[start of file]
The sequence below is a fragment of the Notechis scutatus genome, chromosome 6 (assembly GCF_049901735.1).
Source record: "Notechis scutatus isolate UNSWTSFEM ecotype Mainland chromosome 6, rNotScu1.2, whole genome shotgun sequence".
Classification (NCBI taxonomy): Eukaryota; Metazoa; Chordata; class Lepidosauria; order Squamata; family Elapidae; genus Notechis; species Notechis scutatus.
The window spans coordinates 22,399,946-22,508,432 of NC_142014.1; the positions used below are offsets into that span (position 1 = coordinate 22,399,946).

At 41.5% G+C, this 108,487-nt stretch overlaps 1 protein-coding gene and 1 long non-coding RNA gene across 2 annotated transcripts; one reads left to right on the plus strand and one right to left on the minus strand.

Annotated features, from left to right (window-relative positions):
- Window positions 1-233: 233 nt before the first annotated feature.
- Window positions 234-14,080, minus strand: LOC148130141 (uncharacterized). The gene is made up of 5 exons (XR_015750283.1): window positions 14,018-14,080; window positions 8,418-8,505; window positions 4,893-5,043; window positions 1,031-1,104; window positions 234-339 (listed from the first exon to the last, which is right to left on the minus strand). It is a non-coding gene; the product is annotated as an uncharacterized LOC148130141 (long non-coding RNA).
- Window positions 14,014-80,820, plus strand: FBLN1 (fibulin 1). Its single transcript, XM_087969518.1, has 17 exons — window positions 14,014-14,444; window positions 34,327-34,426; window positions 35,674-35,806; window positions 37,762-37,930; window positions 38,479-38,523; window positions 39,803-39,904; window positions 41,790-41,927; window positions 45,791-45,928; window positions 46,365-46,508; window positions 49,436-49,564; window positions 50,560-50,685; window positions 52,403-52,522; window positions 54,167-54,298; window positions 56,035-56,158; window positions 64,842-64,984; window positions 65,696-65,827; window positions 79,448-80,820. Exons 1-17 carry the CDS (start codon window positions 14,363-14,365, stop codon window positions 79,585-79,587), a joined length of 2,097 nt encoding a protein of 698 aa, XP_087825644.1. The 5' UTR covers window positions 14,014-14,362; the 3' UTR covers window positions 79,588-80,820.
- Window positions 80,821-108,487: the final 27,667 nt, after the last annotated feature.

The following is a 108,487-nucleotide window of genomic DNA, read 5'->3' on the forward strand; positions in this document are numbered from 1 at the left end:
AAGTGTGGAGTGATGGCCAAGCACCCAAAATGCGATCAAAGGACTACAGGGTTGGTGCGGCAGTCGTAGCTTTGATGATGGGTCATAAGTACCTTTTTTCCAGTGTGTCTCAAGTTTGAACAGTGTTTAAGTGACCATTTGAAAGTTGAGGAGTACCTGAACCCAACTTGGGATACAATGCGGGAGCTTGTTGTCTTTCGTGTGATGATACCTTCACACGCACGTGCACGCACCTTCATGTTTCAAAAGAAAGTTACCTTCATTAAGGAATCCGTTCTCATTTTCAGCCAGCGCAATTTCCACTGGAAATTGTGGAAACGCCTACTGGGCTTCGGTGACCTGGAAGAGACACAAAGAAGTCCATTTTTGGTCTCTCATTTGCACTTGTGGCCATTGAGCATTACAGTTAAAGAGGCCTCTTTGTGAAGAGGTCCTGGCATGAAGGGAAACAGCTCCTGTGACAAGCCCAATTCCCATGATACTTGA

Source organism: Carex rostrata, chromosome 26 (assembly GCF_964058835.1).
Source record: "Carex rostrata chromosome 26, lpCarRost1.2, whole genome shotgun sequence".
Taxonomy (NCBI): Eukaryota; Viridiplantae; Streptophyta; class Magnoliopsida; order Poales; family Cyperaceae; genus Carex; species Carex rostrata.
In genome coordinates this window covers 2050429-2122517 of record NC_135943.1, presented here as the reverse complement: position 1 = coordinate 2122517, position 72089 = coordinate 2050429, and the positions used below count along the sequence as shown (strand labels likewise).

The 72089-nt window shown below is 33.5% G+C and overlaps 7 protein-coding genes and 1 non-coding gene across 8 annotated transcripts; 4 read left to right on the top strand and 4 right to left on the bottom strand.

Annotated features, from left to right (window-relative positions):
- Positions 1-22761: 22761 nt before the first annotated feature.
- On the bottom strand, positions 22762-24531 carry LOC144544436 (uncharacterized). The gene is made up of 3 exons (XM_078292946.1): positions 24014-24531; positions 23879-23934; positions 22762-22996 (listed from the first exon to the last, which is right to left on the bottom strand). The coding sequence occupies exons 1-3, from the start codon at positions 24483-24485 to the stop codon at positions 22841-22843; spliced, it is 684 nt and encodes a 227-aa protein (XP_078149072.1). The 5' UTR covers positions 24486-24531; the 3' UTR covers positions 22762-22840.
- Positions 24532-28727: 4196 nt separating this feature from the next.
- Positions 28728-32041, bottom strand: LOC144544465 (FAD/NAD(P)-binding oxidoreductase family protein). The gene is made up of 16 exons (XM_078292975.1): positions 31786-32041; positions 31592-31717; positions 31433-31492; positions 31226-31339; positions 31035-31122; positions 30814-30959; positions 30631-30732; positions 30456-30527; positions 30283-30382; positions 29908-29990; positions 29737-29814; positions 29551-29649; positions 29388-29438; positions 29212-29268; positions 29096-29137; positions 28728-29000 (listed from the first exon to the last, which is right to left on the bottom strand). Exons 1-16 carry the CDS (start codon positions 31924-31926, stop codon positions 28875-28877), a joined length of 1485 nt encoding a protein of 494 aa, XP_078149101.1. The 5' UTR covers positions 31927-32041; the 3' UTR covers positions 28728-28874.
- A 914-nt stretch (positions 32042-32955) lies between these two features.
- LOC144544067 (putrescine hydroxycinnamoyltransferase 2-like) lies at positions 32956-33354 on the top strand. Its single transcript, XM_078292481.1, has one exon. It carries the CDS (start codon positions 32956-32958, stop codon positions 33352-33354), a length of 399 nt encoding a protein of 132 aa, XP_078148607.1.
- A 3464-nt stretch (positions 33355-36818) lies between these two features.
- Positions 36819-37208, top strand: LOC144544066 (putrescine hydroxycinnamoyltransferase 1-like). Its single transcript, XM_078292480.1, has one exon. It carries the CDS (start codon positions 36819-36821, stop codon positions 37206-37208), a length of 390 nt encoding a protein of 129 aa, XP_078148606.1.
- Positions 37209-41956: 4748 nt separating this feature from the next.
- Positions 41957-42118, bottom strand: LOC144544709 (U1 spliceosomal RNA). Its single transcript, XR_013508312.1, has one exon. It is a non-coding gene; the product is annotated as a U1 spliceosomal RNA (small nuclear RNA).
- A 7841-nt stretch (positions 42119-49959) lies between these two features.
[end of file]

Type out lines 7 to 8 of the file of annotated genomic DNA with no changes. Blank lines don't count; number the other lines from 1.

- Window positions 1-233: 233 nt before the first annotated feature.
- Window positions 234-14,080, minus strand: LOC148130141 (uncharacterized). The gene is made up of 5 exons (XR_015750283.1): window positions 14,018-14,080; window positions 8,418-8,505; window positions 4,893-5,043; window positions 1,031-1,104; window positions 234-339 (listed from the first exon to the last, which is right to left on the minus strand). It is a non-coding gene; the product is annotated as an uncharacterized LOC148130141 (long non-coding RNA).